Experts say light punishments are not sufficiently effective as deterrent
The penalties for people who offer bribes should be toughened to strengthen the country’s fight against corruption, legal experts say.
For years, courts have been giving light sentences to people providing bribes, and in some cases failing to punish them at all, said Ren Jianming, director of Beihang University’s clean-governance research and education center.
He said his information is based on a provincial court’s research report.
A report in June by Changzhou’s Intermediate People’s Court in Jiangsu province also found that low- to mid-level courts in the city heard 209 cases in 2009 and 2010 involving people accepting bribes, although the number of trials for people who paid bribes was only 20.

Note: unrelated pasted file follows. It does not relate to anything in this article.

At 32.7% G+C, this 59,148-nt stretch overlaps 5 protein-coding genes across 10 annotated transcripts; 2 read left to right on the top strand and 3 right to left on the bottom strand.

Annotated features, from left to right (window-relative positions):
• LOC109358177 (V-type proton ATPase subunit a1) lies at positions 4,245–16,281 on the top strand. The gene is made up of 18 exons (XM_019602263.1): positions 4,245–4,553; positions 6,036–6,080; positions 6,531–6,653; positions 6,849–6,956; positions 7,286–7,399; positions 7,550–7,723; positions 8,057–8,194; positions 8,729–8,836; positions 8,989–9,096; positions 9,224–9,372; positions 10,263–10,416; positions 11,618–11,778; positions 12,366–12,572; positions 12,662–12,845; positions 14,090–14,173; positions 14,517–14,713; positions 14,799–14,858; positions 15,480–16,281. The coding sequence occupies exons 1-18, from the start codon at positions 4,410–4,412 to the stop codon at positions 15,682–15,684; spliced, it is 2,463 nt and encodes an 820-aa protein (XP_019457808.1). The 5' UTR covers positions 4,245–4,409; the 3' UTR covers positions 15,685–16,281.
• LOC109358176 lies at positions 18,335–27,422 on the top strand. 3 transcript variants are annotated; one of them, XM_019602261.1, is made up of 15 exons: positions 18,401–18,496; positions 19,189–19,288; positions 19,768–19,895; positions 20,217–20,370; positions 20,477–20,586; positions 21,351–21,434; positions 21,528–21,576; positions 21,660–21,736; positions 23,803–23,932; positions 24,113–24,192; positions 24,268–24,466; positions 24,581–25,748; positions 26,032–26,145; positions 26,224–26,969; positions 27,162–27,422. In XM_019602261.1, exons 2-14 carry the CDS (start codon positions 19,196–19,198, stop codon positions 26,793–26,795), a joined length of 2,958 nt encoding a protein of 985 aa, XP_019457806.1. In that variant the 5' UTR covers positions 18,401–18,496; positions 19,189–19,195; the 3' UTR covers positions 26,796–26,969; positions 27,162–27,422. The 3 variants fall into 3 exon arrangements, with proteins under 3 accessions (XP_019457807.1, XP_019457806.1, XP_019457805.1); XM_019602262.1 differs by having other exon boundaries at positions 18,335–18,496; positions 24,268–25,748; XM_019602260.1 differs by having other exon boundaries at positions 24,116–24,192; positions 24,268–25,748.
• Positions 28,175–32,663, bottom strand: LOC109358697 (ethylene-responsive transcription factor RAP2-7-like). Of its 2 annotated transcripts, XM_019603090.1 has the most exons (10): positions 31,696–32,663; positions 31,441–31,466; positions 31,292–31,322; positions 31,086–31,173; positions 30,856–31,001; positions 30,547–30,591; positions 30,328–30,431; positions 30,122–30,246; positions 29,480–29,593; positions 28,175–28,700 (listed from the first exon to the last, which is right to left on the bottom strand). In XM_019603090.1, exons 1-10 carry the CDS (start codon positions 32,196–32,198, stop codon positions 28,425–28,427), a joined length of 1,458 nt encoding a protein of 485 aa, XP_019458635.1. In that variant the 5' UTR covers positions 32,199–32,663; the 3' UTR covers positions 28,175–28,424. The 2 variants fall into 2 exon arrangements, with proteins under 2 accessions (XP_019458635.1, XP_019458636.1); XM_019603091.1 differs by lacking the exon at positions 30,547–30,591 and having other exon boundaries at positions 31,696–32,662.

Among the people involved in those 20 cases, 14 were sentenced, with 11 given probation and another six freed without punishment, the report said.
The Supreme People’s Procuratorate has given criminal punishments to 4,217 people who paid bribes in 2011, a 6.2 percent year-on-year increase.
However, Ren said he does not believe the measures will deter people from offering bribes.
"Some judicial authorities give heavy penalties for people who accept bribes, but they show too much leniency when dealing with those providing the bribes," he said.
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